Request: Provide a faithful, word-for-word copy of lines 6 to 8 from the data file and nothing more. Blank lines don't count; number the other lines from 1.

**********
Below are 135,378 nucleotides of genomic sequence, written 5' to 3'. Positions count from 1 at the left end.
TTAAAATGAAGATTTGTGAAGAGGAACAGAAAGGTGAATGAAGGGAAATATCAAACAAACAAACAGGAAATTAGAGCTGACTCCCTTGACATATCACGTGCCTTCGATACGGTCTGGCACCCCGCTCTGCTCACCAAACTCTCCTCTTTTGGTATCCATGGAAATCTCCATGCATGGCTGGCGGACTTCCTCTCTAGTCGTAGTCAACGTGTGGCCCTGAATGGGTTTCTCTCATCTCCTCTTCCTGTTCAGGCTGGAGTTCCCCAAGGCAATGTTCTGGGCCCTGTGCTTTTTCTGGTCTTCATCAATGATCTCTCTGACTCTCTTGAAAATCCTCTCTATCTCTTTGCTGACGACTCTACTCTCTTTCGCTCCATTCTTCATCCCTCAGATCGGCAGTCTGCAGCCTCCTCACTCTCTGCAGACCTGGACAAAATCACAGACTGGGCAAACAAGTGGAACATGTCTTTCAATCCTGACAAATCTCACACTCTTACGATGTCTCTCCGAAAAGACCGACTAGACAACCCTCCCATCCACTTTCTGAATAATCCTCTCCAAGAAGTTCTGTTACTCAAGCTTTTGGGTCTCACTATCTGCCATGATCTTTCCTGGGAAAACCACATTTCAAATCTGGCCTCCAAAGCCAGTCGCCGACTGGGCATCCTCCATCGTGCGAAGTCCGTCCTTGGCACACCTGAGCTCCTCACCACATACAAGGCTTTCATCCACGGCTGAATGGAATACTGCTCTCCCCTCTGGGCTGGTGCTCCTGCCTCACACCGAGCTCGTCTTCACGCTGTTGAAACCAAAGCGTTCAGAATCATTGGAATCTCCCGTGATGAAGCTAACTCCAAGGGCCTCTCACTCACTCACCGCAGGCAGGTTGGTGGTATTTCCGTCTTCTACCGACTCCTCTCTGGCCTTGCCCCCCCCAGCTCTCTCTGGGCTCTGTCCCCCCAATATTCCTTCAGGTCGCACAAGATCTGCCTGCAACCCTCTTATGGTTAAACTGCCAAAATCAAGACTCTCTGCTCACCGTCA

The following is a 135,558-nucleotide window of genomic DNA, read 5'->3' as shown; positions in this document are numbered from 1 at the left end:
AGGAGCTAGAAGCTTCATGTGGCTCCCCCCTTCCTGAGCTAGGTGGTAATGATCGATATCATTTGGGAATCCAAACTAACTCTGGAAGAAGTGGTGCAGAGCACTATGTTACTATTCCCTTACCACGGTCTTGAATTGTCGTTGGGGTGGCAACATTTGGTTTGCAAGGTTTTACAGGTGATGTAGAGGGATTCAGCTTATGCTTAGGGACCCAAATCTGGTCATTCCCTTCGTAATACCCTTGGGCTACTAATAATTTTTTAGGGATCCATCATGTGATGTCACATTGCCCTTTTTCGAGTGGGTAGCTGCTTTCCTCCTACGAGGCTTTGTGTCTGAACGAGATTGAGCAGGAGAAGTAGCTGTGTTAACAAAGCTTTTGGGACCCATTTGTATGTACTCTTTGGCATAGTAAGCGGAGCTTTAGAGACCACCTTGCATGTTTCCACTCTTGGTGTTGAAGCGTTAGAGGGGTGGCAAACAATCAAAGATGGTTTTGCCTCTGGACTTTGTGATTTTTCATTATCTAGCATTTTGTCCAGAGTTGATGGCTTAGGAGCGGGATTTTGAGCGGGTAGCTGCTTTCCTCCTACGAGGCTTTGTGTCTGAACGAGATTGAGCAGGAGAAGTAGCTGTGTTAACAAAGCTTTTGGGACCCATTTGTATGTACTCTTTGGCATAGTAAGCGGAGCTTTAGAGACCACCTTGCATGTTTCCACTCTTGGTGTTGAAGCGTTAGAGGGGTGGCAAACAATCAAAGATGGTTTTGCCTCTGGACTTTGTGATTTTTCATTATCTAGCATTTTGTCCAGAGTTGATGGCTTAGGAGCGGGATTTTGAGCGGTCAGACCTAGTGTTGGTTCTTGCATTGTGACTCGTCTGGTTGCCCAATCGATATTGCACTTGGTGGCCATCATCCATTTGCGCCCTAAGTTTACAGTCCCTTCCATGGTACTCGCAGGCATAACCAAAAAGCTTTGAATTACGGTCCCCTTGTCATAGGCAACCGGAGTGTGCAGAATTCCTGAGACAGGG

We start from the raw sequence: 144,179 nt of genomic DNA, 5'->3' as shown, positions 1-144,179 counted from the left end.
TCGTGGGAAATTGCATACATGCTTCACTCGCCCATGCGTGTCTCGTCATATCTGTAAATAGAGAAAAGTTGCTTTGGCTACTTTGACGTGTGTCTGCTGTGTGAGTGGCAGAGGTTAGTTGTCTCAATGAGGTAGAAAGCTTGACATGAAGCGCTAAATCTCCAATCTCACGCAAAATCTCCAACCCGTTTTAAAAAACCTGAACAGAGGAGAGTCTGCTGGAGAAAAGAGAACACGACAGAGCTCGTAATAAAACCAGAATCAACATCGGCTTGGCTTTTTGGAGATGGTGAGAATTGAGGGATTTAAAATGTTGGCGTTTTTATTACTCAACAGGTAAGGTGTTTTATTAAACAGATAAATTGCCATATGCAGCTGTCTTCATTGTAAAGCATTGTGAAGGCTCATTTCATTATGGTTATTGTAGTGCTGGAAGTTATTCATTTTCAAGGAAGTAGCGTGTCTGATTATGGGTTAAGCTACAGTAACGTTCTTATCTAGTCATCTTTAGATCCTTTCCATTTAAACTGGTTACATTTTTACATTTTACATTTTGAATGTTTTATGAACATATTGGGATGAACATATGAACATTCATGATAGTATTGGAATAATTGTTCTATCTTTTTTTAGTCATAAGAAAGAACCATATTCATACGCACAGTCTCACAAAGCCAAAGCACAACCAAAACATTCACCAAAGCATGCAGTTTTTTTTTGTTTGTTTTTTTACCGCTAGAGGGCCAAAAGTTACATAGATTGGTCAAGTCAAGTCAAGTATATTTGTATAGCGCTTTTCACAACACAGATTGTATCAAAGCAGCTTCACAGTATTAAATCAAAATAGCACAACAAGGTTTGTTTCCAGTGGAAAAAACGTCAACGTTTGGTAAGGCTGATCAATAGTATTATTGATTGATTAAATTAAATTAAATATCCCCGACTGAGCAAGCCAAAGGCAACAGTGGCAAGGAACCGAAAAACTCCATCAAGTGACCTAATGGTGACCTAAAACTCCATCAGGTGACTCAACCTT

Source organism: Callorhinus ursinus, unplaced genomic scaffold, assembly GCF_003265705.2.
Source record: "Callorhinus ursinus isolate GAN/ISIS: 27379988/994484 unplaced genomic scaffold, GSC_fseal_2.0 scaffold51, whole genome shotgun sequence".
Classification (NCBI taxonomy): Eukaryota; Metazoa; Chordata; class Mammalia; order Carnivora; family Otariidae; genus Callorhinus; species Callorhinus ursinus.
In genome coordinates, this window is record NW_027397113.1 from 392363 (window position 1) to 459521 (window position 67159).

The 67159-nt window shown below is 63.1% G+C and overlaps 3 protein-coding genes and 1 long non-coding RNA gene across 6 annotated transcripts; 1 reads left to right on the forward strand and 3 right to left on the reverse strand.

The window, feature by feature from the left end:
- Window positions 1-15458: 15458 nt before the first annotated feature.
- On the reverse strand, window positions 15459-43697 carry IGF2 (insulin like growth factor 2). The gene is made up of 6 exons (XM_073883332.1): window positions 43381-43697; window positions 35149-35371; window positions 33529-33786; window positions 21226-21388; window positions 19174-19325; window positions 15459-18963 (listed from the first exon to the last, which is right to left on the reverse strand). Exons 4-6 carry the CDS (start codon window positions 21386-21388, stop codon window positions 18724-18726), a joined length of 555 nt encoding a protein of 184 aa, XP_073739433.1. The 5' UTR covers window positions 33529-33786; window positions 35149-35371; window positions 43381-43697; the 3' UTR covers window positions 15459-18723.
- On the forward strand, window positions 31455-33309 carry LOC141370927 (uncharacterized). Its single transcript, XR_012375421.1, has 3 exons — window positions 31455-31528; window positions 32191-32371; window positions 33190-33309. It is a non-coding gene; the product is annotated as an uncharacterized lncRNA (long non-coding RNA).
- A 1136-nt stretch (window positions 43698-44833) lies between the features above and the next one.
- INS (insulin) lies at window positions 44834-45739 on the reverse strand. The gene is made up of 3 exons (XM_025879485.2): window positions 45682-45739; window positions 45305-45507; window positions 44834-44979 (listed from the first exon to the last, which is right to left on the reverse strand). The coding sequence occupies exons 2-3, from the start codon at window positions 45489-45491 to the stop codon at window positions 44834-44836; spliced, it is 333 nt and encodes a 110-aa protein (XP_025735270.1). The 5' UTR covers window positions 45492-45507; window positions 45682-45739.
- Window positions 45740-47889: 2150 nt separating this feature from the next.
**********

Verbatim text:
TCGTGGGAAATTGCATACATGCTTCACTCGCCCATGCGTGTCTCGTCATATCTGTAAATAGAGAAAAGTTGCTTTGGCTACTTTGACGTGTGTCTGCTGTGTGAGTGGCAGAGGTTAGTTGTCTCAATGAGGTAGAAAGCTTGACATGAAGCGCTAAATCTCCAATCTCACGCAAAATCTCCAACCCGTTTTAAAAAACCTGAACAGAGGAGAGTCTGCTGGAGAAAAGAGAACACGACAGAGCTCGTAATAAAACCAGAATCAACATCGGCTTGGCTTTTTGGAGATGGTGAGAATTGAGGGATTTAAAATGTTGGCGTTTTTATTACTCAACAGGTAAGGTGTTTTATTAAACAGATAAATTGCCATATGCAGCTGTCTTCATTGTAAAGCATTGTGAAGGCTCATTTCATTATGGTTATTGTAGTGCTGGAAGTTATTCATTTTCAAGGAAGTAGCGTGTCTGATTATGGGTTAAGCTACAGTAACGTTCTTATCTAGTCATCTTTAGATCCTTTCCATTTAAACTGGTTACATTTTTACATTTTACATTTTGAATGTTTTATGAACATATTGGGATGAACATATGAACATTCATGATAGTATTGGAATAATTGTTCTATCTTTTTTTAGTCATAAGAAAGAACCATATTCATACGCACAGTCTCACAAAGCCAAAGCACAACCAAAACATTCACCAAAGCATGCAGTTTTTTTTTGTTTGTTTTTTTACCGCTAGAGGGCCAAAAGTTACATAGATTGGTCAAGTCAAGTCAAGTATATTTGTATAGCGCTTTTCACAACACAGATTGTATCAAAGCAGCTTCACAGTATTAAATCAAAATAGCACAACAAGGTTTGTTTCCAGTGGAAAAAACGTCAACGTTTGGTAAGGCTGATCAATAGTATTATTGATTGATTAAATTAAATTAAATATCCCCGACTGAGCAAGCCAAAGGCAACAGTGGCAAGGAACCGAAAAACTCCATCAAGTGACCTAATGGTGACCTAAAACTCCATCAGGTGACTCAACCTT

Source organism: Callorhinus ursinus, unplaced genomic scaffold, assembly GCF_003265705.2.
Source record: "Callorhinus ursinus isolate GAN/ISIS: 27379988/994484 unplaced genomic scaffold, GSC_fseal_2.0 scaffold51, whole genome shotgun sequence".